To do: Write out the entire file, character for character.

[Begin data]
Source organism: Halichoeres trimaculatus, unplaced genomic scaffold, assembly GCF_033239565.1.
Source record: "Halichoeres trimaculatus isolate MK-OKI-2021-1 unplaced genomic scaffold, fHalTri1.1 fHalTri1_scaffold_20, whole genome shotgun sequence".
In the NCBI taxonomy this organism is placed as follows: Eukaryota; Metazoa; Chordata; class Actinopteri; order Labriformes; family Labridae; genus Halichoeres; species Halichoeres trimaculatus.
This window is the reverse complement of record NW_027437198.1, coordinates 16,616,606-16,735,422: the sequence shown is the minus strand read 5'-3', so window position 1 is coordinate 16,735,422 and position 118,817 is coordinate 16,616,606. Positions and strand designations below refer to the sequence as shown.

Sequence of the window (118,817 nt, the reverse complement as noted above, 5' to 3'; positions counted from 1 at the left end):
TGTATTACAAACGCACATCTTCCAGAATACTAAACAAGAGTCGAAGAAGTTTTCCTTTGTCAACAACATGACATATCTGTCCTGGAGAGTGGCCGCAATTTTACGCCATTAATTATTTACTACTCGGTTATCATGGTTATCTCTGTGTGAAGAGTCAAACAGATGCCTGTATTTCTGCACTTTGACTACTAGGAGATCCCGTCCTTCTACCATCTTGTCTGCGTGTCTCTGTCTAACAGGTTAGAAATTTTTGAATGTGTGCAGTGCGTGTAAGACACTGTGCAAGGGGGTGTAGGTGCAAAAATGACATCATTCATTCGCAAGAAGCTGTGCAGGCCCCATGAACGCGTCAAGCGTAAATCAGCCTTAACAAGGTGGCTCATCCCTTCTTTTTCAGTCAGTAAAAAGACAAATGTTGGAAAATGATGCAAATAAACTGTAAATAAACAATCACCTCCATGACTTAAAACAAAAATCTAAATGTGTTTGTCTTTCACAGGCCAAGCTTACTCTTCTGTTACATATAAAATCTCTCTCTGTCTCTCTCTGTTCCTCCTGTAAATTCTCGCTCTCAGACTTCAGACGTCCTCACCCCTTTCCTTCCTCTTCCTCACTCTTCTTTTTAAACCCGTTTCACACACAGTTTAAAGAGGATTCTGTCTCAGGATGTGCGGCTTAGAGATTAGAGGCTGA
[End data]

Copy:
Source organism: Halichoeres trimaculatus, unplaced genomic scaffold, assembly GCF_033239565.1.
Source record: "Halichoeres trimaculatus isolate MK-OKI-2021-1 unplaced genomic scaffold, fHalTri1.1 fHalTri1_scaffold_20, whole genome shotgun sequence".
In the NCBI taxonomy this organism is placed as follows: Eukaryota; Metazoa; Chordata; class Actinopteri; order Labriformes; family Labridae; genus Halichoeres; species Halichoeres trimaculatus.
This window is the reverse complement of record NW_027437198.1, coordinates 16,616,606-16,735,422: the sequence shown is the minus strand read 5'-3', so window position 1 is coordinate 16,735,422 and position 118,817 is coordinate 16,616,606. Positions and strand designations below refer to the sequence as shown.

Sequence of the window (118,817 nt, the reverse complement as noted above, 5' to 3'; positions counted from 1 at the left end):
TGTATTACAAACGCACATCTTCCAGAATACTAAACAAGAGTCGAAGAAGTTTTCCTTTGTCAACAACATGACATATCTGTCCTGGAGAGTGGCCGCAATTTTACGCCATTAATTATTTACTACTCGGTTATCATGGTTATCTCTGTGTGAAGAGTCAAACAGATGCCTGTATTTCTGCACTTTGACTACTAGGAGATCCCGTCCTTCTACCATCTTGTCTGCGTGTCTCTGTCTAACAGGTTAGAAATTTTTGAATGTGTGCAGTGCGTGTAAGACACTGTGCAAGGGGGTGTAGGTGCAAAAATGACATCATTCATTCGCAAGAAGCTGTGCAGGCCCCATGAACGCGTCAAGCGTAAATCAGCCTTAACAAGGTGGCTCATCCCTTCTTTTTCAGTCAGTAAAAAGACAAATGTTGGAAAATGATGCAAATAAACTGTAAATAAACAATCACCTCCATGACTTAAAACAAAAATCTAAATGTGTTTGTCTTTCACAGGCCAAGCTTACTCTTCTGTTACATATAAAATCTCTCTCTGTCTCTCTCTGTTCCTCCTGTAAATTCTCGCTCTCAGACTTCAGACGTCCTCACCCCTTTCCTTCCTCTTCCTCACTCTTCTTTTTAAACCCGTTTCACACACAGTTTAAAGAGGATTCTGTCTCAGGATGTGCGGCTTAGAGATTAGAGGCTGA